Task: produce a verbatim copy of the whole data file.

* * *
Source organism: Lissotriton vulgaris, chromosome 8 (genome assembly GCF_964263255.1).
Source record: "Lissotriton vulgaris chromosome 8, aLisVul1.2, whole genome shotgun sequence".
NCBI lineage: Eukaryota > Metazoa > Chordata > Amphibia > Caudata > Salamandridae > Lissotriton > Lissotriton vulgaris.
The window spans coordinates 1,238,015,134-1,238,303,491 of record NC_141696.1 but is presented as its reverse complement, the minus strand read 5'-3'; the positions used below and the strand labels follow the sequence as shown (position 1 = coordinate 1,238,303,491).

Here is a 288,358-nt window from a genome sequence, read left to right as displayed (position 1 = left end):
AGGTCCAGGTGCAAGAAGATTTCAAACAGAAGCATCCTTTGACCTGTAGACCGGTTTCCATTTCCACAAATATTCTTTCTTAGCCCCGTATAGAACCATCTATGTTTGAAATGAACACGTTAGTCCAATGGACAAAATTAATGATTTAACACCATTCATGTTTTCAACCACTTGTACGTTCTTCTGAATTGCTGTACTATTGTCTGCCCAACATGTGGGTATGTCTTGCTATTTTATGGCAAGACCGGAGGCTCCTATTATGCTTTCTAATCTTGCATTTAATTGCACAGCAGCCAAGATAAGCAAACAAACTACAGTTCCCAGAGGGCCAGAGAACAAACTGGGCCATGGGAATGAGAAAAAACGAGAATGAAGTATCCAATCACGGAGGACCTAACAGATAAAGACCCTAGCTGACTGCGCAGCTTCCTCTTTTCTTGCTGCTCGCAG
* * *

Source organism: Lissotriton vulgaris, chromosome 8 (genome assembly GCF_964263255.1).
Source record: "Lissotriton vulgaris chromosome 8, aLisVul1.2, whole genome shotgun sequence".
NCBI lineage: Eukaryota > Metazoa > Chordata > Amphibia > Caudata > Salamandridae > Lissotriton > Lissotriton vulgaris.
The window spans coordinates 1,238,015,134-1,238,303,491 of record NC_141696.1 but is presented as its reverse complement, the minus strand read 5'-3'; the positions used below and the strand labels follow the sequence as shown (position 1 = coordinate 1,238,303,491).

Here is a 288,358-nt window from a genome sequence, read left to right as displayed (position 1 = left end):
AGGTCCAGGTGCAAGAAGATTTCAAACAGAAGCATCCTTTGACCTGTAGACCGGTTTCCATTTCCACAAATATTCTTTCTTAGCCCCGTATAGAACCATCTATGTTTGAAATGAACACGTTAGTCCAATGGACAAAATTAATGATTTAACACCATTCATGTTTTCAACCACTTGTACGTTCTTCTGAATTGCTGTACTATTGTCTGCCCAACATGTGGGTATGTCTTGCTATTTTATGGCAAGACCGGAGGCTCCTATTATGCTTTCTAATCTTGCATTTAATTGCACAGCAGCCAAGATAAGCAAACAAACTACAGTTCCCAGAGGGCCAGAGAACAAACTGGGCCATGGGAATGAGAAAAAACGAGAATGAAGTATCCAATCACGGAGGACCTAACAGATAAAGACCCTAGCTGACTGCGCAGCTTCCTCTTTTCTTGCTGCTCGCAG